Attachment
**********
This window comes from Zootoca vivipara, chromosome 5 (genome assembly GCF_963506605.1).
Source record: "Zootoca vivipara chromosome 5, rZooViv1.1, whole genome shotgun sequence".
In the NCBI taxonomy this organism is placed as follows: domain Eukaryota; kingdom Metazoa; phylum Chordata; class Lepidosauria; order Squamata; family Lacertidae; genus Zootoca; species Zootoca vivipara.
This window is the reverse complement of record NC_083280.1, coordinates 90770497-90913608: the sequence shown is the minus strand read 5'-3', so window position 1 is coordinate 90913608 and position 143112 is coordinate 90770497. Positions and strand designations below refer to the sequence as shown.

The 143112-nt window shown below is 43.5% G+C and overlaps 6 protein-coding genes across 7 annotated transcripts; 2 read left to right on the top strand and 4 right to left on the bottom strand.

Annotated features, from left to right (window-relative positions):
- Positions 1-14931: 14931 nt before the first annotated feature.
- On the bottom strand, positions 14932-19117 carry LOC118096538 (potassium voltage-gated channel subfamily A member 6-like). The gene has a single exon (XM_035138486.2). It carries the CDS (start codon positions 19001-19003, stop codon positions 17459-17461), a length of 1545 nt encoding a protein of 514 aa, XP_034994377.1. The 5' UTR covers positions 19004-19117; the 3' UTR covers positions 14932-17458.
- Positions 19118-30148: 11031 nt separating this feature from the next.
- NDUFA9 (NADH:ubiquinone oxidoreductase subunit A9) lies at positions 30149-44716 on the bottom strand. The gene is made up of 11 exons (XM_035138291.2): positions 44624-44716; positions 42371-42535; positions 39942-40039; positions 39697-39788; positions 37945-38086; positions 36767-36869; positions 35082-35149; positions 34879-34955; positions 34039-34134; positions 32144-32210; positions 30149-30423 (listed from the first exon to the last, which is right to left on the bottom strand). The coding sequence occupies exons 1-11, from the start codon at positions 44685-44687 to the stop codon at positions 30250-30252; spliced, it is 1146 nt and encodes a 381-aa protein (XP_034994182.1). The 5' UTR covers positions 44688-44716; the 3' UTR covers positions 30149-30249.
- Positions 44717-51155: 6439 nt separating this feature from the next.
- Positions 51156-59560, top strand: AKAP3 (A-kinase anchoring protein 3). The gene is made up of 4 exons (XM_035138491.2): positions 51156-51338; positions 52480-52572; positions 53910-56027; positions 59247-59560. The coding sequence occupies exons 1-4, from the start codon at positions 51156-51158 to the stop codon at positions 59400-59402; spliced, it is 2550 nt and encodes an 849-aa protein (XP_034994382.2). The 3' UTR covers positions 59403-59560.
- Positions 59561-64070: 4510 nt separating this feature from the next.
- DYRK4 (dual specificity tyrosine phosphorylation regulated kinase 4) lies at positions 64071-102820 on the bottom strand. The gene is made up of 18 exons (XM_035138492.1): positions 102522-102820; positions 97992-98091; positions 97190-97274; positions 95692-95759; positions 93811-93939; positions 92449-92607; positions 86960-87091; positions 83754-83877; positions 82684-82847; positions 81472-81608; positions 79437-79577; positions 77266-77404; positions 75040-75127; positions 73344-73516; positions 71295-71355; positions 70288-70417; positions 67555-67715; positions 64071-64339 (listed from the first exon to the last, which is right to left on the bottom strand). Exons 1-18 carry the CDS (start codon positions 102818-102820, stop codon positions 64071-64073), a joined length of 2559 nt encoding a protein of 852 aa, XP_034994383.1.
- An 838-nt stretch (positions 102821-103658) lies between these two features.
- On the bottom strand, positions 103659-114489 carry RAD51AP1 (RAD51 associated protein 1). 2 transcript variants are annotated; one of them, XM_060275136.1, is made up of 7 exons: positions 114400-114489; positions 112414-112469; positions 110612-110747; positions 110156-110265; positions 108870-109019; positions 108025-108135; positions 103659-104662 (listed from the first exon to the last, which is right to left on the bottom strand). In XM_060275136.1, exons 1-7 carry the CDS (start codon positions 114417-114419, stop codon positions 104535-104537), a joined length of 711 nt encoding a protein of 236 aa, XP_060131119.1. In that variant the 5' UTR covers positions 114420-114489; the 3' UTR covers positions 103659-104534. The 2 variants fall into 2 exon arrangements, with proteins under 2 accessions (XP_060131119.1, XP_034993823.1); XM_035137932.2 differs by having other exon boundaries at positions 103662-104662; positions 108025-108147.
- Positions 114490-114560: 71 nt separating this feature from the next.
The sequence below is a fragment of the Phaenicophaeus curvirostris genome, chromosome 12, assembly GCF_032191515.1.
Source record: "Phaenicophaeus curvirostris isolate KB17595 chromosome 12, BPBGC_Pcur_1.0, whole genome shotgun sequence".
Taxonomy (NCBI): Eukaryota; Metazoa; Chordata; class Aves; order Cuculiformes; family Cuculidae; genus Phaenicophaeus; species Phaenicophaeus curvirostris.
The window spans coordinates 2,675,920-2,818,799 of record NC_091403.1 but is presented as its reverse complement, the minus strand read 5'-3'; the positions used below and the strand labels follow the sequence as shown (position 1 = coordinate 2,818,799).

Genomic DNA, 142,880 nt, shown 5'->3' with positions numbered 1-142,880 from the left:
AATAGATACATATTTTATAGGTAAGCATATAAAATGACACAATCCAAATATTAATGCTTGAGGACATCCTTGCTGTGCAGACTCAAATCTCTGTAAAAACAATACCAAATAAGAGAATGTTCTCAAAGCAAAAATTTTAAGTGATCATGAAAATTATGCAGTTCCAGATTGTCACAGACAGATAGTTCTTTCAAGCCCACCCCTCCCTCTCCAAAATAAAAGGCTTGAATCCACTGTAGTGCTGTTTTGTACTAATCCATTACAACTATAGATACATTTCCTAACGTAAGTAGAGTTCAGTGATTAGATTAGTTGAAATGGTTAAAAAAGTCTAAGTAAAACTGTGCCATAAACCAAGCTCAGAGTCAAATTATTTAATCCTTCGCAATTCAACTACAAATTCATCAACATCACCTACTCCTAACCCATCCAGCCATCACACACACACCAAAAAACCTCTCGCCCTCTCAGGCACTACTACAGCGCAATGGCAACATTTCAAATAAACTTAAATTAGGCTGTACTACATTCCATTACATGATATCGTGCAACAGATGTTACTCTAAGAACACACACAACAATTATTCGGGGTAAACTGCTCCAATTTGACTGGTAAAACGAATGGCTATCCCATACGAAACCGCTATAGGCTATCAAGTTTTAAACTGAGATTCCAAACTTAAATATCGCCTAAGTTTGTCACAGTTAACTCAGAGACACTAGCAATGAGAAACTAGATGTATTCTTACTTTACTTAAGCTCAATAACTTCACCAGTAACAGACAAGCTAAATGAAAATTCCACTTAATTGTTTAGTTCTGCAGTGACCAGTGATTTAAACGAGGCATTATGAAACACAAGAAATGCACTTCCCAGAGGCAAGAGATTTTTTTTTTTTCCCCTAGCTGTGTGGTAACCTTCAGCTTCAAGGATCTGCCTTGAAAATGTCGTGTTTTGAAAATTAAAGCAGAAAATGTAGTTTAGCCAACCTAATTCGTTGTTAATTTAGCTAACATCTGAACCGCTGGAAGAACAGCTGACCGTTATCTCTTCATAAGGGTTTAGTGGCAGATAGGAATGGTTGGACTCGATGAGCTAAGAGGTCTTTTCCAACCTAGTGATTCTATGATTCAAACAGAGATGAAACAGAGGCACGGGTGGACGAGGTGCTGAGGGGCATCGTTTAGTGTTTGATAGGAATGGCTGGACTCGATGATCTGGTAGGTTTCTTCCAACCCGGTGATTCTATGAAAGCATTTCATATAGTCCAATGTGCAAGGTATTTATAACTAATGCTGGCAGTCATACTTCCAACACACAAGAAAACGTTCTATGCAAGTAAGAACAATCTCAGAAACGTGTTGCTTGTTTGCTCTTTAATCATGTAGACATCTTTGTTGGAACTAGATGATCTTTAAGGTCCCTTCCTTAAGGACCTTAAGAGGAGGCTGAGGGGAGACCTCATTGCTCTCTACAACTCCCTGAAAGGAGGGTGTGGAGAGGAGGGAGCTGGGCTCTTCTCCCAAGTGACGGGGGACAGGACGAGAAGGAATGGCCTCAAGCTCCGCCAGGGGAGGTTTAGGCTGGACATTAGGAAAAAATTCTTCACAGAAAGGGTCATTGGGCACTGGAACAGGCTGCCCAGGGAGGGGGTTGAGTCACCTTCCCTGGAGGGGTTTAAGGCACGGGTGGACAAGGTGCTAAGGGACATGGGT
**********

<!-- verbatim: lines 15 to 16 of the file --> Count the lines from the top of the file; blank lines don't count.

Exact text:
- An 838-nt stretch (positions 102821-103658) lies between these two features.
- On the bottom strand, positions 103659-114489 carry RAD51AP1 (RAD51 associated protein 1). 2 transcript variants are annotated; one of them, XM_060275136.1, is made up of 7 exons: positions 114400-114489; positions 112414-112469; positions 110612-110747; positions 110156-110265; positions 108870-109019; positions 108025-108135; positions 103659-104662 (listed from the first exon to the last, which is right to left on the bottom strand). In XM_060275136.1, exons 1-7 carry the CDS (start codon positions 114417-114419, stop codon positions 104535-104537), a joined length of 711 nt encoding a protein of 236 aa, XP_060131119.1. In that variant the 5' UTR covers positions 114420-114489; the 3' UTR covers positions 103659-104534. The 2 variants fall into 2 exon arrangements, with proteins under 2 accessions (XP_060131119.1, XP_034993823.1); XM_035137932.2 differs by having other exon boundaries at positions 103662-104662; positions 108025-108147.